- By Robert Abbott
Like many other diagnostics and drug development companies, Laboratory Corp. of America Holdings (NYSE:LH) saw its base business decline as Covid-19 took hold. Fewer patients sought routine medical care and many clinical trials were suspended, leading to a decline in its two streams of revenue.
Yet, according to its 10-K for 2020, those declines were more than offset by the company's development of polymerase chain reaction testing for Covid-19.
The company, also known as Labcorp, launched the first commercial PCR test by an American company on March 5, 2020. Eleven days later, it received Emergency Use Authorization from the Food and Drug Administration.
New revenue from testing helped generate a 32% increase in 2020 revenue of the diagnostics segment, from $7.0 billion in 2019 to $9.25 billion. Operating income more than doubled from $1.08 billion in 2019 to $2.63 billion in 2020.
That was enough to get the share price back on track:
So what will happen in the next five to 10 years now that vaccinations are reducing the need for Covid-19 testing?
What is Labcorp?
Labcorp calls itself a leading global life sciences company in its 10-K; it provides essential information that helps doctors, hospitals, pharmaceutical companies, researchers and patients make "clear and confident decisions."
It does this through two segments, diagnostics and drug development. Its two reporting segments are Labcorp Diagnostics, Dx, and Labcorp Drug Development, DD. The PCR testing was developed by the Dx team.
In 2020, Dx contributed 65% of the revenue, while DD contributed 35%. Geographically, Dx generates the lion's share of revenue in the U.S., with modest amounts from Canada and an even smaller proportion from the rest of the world. DD's revenues are about evenly split between the U.S. and the rest of the world. In the future, it hopes to expand DD's opportunities abroad to further diversify its revenue.
Labcorp has a five-point "enterprise" strategy:
Leveraging the power of the company's combined capabilities.
Advancing the company's leadership position in oncology.
Integrating artificial intelligence, data, digitalization and analytics across the company's business.
Putting customers at the center of all the company does.
Evaluating and executing on high-growth opportunities.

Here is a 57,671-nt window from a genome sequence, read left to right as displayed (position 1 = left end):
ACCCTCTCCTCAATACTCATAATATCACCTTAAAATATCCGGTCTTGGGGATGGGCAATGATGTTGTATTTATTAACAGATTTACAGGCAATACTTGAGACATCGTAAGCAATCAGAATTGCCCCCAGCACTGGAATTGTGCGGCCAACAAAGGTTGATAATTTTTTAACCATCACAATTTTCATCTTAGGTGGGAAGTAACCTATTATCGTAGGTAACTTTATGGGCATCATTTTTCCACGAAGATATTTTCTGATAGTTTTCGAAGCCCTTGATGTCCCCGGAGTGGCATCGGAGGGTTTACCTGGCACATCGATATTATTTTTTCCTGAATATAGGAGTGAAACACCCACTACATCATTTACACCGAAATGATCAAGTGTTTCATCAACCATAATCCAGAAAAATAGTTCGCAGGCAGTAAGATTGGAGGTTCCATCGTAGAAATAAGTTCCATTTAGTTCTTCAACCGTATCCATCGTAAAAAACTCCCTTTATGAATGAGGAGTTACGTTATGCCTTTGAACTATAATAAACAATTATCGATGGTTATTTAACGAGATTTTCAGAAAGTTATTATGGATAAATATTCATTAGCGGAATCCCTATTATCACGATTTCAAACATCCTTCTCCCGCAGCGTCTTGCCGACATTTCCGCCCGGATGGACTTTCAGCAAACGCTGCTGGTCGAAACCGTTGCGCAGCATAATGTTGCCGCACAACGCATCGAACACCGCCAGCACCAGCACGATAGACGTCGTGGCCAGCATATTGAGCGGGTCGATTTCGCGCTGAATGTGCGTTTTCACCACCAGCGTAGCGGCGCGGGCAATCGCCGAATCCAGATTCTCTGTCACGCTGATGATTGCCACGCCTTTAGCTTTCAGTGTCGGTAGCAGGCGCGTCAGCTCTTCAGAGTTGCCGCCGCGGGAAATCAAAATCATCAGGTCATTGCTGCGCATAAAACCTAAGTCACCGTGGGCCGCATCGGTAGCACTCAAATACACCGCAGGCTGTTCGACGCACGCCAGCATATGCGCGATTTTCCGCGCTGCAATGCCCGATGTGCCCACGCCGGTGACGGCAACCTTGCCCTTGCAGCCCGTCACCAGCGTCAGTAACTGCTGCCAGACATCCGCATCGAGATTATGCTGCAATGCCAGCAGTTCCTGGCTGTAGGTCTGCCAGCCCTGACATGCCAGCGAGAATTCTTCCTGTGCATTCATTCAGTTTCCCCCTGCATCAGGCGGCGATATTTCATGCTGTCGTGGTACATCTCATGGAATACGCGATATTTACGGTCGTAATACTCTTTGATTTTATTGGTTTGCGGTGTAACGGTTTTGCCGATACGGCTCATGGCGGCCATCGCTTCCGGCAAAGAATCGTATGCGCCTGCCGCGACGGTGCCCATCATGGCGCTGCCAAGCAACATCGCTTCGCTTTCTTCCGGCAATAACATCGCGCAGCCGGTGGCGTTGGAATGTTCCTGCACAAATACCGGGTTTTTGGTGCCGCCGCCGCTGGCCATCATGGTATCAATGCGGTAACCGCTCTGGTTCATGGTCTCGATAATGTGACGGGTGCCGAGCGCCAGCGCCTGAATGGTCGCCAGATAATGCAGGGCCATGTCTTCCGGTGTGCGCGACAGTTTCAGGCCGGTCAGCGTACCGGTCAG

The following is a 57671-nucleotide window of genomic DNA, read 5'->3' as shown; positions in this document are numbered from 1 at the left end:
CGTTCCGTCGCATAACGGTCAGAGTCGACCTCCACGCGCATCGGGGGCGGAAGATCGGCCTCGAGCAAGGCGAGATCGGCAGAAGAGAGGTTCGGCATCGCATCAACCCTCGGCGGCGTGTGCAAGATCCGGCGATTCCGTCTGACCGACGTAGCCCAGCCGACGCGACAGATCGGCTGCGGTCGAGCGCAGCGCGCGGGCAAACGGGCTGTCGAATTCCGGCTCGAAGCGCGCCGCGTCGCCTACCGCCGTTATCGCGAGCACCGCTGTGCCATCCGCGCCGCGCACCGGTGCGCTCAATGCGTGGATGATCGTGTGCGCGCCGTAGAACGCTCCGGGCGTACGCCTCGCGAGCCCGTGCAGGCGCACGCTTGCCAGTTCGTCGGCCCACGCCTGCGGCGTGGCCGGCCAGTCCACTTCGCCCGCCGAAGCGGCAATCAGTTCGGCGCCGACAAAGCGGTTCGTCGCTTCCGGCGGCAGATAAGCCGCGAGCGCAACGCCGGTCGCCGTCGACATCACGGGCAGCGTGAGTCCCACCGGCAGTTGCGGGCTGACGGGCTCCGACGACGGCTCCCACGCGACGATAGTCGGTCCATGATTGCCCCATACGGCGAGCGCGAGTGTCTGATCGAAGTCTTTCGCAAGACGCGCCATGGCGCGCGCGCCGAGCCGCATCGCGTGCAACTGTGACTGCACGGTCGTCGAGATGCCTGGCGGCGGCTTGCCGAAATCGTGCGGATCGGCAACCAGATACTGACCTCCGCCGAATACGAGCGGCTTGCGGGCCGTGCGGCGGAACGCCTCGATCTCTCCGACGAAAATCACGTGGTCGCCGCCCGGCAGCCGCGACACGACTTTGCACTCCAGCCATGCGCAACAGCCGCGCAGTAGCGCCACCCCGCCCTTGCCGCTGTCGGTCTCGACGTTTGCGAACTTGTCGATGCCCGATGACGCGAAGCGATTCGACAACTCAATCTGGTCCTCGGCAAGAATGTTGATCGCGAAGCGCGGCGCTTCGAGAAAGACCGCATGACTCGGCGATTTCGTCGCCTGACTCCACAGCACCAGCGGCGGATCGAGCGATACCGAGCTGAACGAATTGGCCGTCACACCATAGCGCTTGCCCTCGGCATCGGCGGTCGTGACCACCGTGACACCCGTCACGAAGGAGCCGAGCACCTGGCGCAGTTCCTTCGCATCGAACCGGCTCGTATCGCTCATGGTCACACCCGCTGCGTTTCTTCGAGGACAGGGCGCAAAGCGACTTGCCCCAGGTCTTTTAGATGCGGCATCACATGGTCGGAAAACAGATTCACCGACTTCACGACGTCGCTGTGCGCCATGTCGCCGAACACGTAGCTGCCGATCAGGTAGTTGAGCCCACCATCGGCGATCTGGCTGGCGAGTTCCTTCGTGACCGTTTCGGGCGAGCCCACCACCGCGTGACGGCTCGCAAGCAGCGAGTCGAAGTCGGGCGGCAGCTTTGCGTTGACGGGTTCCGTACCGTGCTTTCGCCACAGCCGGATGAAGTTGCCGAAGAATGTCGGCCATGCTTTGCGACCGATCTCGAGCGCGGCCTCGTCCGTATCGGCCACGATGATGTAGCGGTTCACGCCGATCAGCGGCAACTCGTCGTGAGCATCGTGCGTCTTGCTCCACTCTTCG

On the latter point, the company pointed out it spent $267.6 million last year on strategic business acquisitions. Those purchases expanded its service offerings, grew its customer and revenue mix and broadened its geographic footprint.
Labcorp, with $15.316 billion in 2020 revenue, is bigger than its three closest competitors:
Quest Diagnostics Inc. (NYSE:DGX): $10.335 billion.
PerkinElmer Inc. (NYSE:PKI): $4.438 billion.
Mettler-Toledo International Inc. (NYSE:MTD): $3.240 billion.
Although Mettler-Toledo is significantly smaller than Labcorp and Quest, it has handily outperformed them:
And there may be a newcomer that could increase competition - Amazon.com Inc. (NASDAQ:AMZN). A May 17 article in Business Insider (a company in which Amazon founder Jeff Bezos has or had invested) reported that Amazon could begin selling testing kits for infections that lead to respiratory and sexually transmitted diseases. It could start selling a Covid-19 home testing kit as early as next month.
As well as the risk of new entrants into the diagnostics industry, Labcorp investors face numerous other risks, including:
Covid-19, which has "created significant volatility, uncertainty, and economic disruption that could have an adverse effect on the Company's financial position."
Regulatory and compliance matters include changes in regulations or policies made by insurance companies and other payers.
The company's business may be affected by general or macroeconomic factors, especially a major downturn in the broader economy.
Financial issues such as contracts that are underpriced, experience cost overruns, delayed or canceled could be problems. There is also risk from currency fluctuations.